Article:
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Connecting to a Psion PDA

(see also Large-print notes on EPOC or Symbian)

Psion PDAs use serial ports, which are rare on modern PCs. If you are not able to add an internal serial port, and don't have an old PC (with a suitably-old distribution of Linux that runs on the hardware and has plptools), then you could use a USB-to-Serial converter.

If using a USB-to-Serial converter, you might find plptools does not fully work on recent Linux kernels/distributions (see below re Debian bug #601612), and problems may also occur if you try to compile it on a Mac. So here's a way to set it up in an older distribution running in VirtualBox.

USB-to-Serial with plptools in VirtualBox

I got it to work on MacOS 10.7.5 by running VirtualBox 4.3.4 with Debian 3.1 Sarge and its 0.12 plptools package. It did not work after upgrading to VirtualBox 4.3.40---kernel panics on the guest OS (usb-ohci.h:464 with interrupt handler disabled and consequent hard lock) prevented backups from completing---but downgrading back to VirtualBox 4.3.4 was straightforward.


  1. Create a new VirtualBox instance called "Debian 3.1 Sarge" with 32M RAM and an IDE hard disk (not SATA)
  2. After installing Debian 3.1 (from an old CD or ISO file), manually edit the sources.list to sarge main (unless you have a full CD set), and apt-get install plptools
  3. In /etc/plptools.conf, set NCPD_ARGS to -s /dev/ttyUSB0 (leave plpnfsd and plpprintd off; it seems more robust to just use plpftp)
  4. Halt and power off the virtual machine, then from the real machine do:
    VBoxManage modifyvm "Debian 3.1 Sarge" --usb on
    then do VBoxManage list usbhost to find your USB-Serial controller, and add it with:
    VBoxManage usbfilter add 0 --target "Debian 3.1 Sarge" --name "USB Serial" --vendorid 067B --productid 2303
    (these numbers are correct for a Prolific Technologies product; others may vary---you'll need to look at the list)
  5. Set up a port forwarding rule so you can connect to the virtual machine via SSH (which is more flexible than using its console all the time, and you can use e.g. sshfs to access its filesystem from the real machine):
    VBoxManage modifyvm "Debian 3.1 Sarge" --natpf1 "guestssh,tcp,,8022,,22"
  6. You can now start the machine in the background with:
    VBoxManage startvm "Debian 3.1 Sarge" --type headless
    and "hibernate" it with:
    VBoxManage controlvm "Debian 3.1 Sarge" savestate
    • Sarge's kernel ships with ACPI disabled, so you can't use acpipowerbutton without further setup. A clean shutdown can be effected via log in and halt, then use VBoxManage controlvm "Debian 3.1 Sarge" poweroff after a delay but that's prone to error. However, if you gave the machine only 32M of RAM then always using "hibernate" instead of shutdown should rarely be an issue. If it is, you could try halving the RAM allocation (to 16M) once setup is complete, but less than 32M wasn't officially supported by Sarge and may result in more swapping.
  7. Do ssh -p 8022 localhost to connect to the machine (when it is not hibernated). You might want to set up .ssh/authorized_keys and an sshfs mount, e.g.:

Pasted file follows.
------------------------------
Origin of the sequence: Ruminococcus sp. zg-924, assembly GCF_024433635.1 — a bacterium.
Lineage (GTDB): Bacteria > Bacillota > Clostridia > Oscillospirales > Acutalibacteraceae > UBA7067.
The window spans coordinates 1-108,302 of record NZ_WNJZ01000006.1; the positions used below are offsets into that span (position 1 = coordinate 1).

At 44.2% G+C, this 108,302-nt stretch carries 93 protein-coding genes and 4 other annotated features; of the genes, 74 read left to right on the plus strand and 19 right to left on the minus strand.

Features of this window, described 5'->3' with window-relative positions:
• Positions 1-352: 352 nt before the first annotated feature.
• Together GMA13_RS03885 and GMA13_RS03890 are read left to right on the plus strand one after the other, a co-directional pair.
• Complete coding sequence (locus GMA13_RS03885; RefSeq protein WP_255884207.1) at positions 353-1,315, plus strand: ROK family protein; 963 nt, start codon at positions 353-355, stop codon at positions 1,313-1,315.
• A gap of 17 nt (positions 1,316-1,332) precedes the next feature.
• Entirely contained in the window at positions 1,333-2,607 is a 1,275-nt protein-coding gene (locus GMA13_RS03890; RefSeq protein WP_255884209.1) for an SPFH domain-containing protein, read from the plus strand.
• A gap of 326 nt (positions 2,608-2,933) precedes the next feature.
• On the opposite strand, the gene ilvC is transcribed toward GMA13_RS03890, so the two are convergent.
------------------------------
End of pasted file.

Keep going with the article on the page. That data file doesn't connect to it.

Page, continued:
sshfs -o IdentityFile=/path/to/keyfile -o sshfs_sync -o port=8022 localhost: $HOME/sarge
    ssh -i /path/to/keyfile -p 8022 localhost
    You might want to put these commands in a script, wrapped by the above startvm and savestate commands, but make sure to unmount the sshfs before hibernating the virtual machine (especially if you're on a Mac---some versions of Mac FUSE can crash the kernel if you try to access a mount whose virtual machine has stopped). Some delay might be needed after the startvm, especially if the state has not been saved.
  8. You should now be able to SSH in and use plpftp. As is normal with plptools, you might need to do /etc/init.d/plptools restart a few times and/or wait a while for things to stabilise after connecting the Psion.

It did not work for me to run Sarge chroot or forward-port its version of plptools, so it seems the kernel is part of the issue. (Debian bug #601612 reported a forward-port working with a QinHeng adapter but I couldn't do it with a Prolific.) It is therefore necessary to run a whole virtual machine if you need to connect a Psion to a modern computer, but at least by modern virtual machine standards it's a lightweight one.

Revo power connector size

If the Revo's internal batteries have severely lost capacity (and you are unable to perform the delicate replacement operation) then you might want to charge while away from power.

I was not able to measure the connector exactly, but it fits one that's specified as:

Inside diameter1.4mm
Outside diameter3.5mm
and the original seems slightly fatter so I'm suspecting IEC 60130-10:1971 Type C (3.8mm).

The Revo's specs say 500mA 6V DC +/- 10% so 5.4-6.6V. Some companies marketted 4*AA "external battery packs" but these required alkalines (4 AA NiCd or NiMH rechargeables are likely to produce only 4.8V; NiZns are within the specs but need a special charger, otherwise you'd need 5*1.2V with suitable holder and a charger that can take an odd number of batteries). A Revo might accept 4.8V for running but not charging, but this isn't in the specs and I don't know if it varies from unit to unit.

The 5mx/MC218 is more likely to have screen problems than battery problems (the 5's screen cable was better than the 5mx's although still not brilliant; some people fit replacement cables from 'flexi' etc; not sure about the Oregon Osaris but it ran EPOC 4 so I don't know if it would work with Macro5 and keybLayout).

All material © Silas S. Brown unless otherwise stated.